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Sanjib.A
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CEO
re: Multi-cores tackle human interface
Sanjib.A   3/27/2012 4:39:36 PM
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Recently I saw a low priced tablet "ARCHOS 80 G9" using a dual core OMAP4 processor from TI. I liked the HD video quality in that price. I was tempted but was not sure about the performance of OMAP4. Any experience to share?

R_Colin_Johnson
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Blogger
re: Multi-cores tackle human interface
R_Colin_Johnson   3/27/2012 3:36:01 AM
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Freescale says the key element of this "industry first" is "dual heterogeneous ARM Cortex A5 and M4 cores, respectively".

Code Monkey
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re: Multi-cores tackle human interface
Code Monkey   3/26/2012 10:25:37 PM
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NXP has been shipping dual core Cortex M4+M0 for several months. Linux is of course a dog for realtime, so the second MCU for realtime tasks reflects this reality.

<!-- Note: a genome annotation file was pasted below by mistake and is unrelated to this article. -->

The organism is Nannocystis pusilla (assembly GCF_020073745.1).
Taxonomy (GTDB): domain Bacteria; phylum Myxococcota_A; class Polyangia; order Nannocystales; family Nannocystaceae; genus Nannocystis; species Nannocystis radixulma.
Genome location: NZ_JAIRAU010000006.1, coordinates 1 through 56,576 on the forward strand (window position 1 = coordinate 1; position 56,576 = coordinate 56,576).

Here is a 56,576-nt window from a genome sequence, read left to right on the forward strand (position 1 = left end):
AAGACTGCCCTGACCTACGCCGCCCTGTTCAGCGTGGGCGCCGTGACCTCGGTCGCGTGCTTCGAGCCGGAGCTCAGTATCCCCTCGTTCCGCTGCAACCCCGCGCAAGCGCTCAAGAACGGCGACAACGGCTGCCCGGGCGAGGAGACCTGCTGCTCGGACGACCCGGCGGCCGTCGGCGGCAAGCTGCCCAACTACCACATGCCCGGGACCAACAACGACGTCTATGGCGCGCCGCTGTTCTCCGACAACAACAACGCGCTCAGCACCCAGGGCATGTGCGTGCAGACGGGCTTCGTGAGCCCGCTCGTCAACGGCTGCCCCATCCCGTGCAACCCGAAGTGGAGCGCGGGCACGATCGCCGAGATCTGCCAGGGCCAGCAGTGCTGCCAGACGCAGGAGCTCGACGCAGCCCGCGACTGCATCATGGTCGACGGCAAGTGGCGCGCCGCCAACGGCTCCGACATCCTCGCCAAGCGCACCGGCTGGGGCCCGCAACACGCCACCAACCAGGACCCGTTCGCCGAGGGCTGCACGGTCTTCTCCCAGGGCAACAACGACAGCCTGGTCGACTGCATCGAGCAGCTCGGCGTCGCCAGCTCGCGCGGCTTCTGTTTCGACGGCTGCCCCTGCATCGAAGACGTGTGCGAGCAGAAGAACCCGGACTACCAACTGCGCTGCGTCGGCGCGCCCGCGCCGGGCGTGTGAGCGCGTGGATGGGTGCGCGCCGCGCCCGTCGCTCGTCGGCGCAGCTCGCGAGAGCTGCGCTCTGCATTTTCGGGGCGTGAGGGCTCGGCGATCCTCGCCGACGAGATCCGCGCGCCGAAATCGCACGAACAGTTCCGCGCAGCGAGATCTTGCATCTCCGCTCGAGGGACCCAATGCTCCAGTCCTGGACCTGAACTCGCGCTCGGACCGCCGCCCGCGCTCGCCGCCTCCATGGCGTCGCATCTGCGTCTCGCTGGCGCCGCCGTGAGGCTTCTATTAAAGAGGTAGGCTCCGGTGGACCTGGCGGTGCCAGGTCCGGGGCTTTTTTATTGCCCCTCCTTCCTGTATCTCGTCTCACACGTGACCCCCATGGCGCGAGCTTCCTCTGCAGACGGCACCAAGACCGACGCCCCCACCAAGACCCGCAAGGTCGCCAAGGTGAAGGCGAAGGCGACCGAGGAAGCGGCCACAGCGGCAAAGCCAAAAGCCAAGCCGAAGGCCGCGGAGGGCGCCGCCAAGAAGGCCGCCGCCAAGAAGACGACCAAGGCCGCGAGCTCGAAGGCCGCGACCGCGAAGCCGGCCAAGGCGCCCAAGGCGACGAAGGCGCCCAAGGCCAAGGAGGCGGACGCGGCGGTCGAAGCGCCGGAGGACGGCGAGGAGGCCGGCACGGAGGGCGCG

s_a_subramanian
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Rookie
re: Multi-cores tackle human interface
s_a_subramanian   3/26/2012 3:53:05 PM
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OMAP4, to my knowledge, uses the ARM Cortex-M3 as a system management core and does not give external API level access to the core. Freescale is giving full API access to the Cortex-M4 and it will be used as a real-time core or a off-load processor as the customer specific use case warrants.

Paul A. Clayton
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CEO
re: Multi-cores tackle human interface
Paul A. Clayton   3/26/2012 2:10:03 PM
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How is Vybrid an "industry first" when OMAP4 has two Cortex-A9 and two Cortex-M3 processors, which can (I rather suspect) "simultaneously run both a high-level OS (Linux/Android) and a realtime OS (RTOS/MQX)"? (OMAP4 would be overkill for the uses targeted by Vybrid, but the "industry first" claim seems less qualified.)



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